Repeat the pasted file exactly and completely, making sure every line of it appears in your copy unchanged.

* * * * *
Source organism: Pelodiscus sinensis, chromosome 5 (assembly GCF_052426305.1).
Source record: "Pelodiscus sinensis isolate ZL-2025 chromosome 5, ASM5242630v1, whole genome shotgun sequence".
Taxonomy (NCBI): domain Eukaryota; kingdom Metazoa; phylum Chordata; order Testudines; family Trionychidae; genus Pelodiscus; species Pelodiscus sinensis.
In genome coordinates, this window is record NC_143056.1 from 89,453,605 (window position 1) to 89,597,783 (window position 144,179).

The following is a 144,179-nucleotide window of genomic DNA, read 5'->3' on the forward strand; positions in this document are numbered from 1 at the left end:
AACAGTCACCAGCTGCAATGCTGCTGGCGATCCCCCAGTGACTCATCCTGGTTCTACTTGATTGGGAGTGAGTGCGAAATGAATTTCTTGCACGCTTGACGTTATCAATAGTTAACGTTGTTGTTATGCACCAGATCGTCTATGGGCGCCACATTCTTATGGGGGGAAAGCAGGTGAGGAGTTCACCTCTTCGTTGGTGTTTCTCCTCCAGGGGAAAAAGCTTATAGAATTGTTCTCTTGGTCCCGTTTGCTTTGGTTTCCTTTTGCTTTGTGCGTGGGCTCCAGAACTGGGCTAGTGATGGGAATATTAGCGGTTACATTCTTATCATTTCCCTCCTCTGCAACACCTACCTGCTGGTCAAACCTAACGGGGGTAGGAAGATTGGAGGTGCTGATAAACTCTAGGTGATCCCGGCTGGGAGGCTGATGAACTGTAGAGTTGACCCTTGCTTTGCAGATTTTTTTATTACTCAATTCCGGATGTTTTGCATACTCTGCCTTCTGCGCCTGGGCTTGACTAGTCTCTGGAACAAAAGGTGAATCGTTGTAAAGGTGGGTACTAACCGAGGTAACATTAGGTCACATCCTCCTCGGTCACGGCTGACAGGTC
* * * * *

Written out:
Source organism: Pelodiscus sinensis, chromosome 5 (assembly GCF_052426305.1).
Source record: "Pelodiscus sinensis isolate ZL-2025 chromosome 5, ASM5242630v1, whole genome shotgun sequence".
Taxonomy (NCBI): domain Eukaryota; kingdom Metazoa; phylum Chordata; order Testudines; family Trionychidae; genus Pelodiscus; species Pelodiscus sinensis.
In genome coordinates, this window is record NC_143056.1 from 89,453,605 (window position 1) to 89,597,783 (window position 144,179).

The following is a 144,179-nucleotide window of genomic DNA, read 5'->3' on the forward strand; positions in this document are numbered from 1 at the left end:
AACAGTCACCAGCTGCAATGCTGCTGGCGATCCCCCAGTGACTCATCCTGGTTCTACTTGATTGGGAGTGAGTGCGAAATGAATTTCTTGCACGCTTGACGTTATCAATAGTTAACGTTGTTGTTATGCACCAGATCGTCTATGGGCGCCACATTCTTATGGGGGGAAAGCAGGTGAGGAGTTCACCTCTTCGTTGGTGTTTCTCCTCCAGGGGAAAAAGCTTATAGAATTGTTCTCTTGGTCCCGTTTGCTTTGGTTTCCTTTTGCTTTGTGCGTGGGCTCCAGAACTGGGCTAGTGATGGGAATATTAGCGGTTACATTCTTATCATTTCCCTCCTCTGCAACACCTACCTGCTGGTCAAACCTAACGGGGGTAGGAAGATTGGAGGTGCTGATAAACTCTAGGTGATCCCGGCTGGGAGGCTGATGAACTGTAGAGTTGACCCTTGCTTTGCAGATTTTTTTATTACTCAATTCCGGATGTTTTGCATACTCTGCCTTCTGCGCCTGGGCTTGACTAGTCTCTGGAACAAAAGGTGAATCGTTGTAAAGGTGGGTACTAACCGAGGTAACATTAGGTCACATCCTCCTCGGTCACGGCTGACAGGTC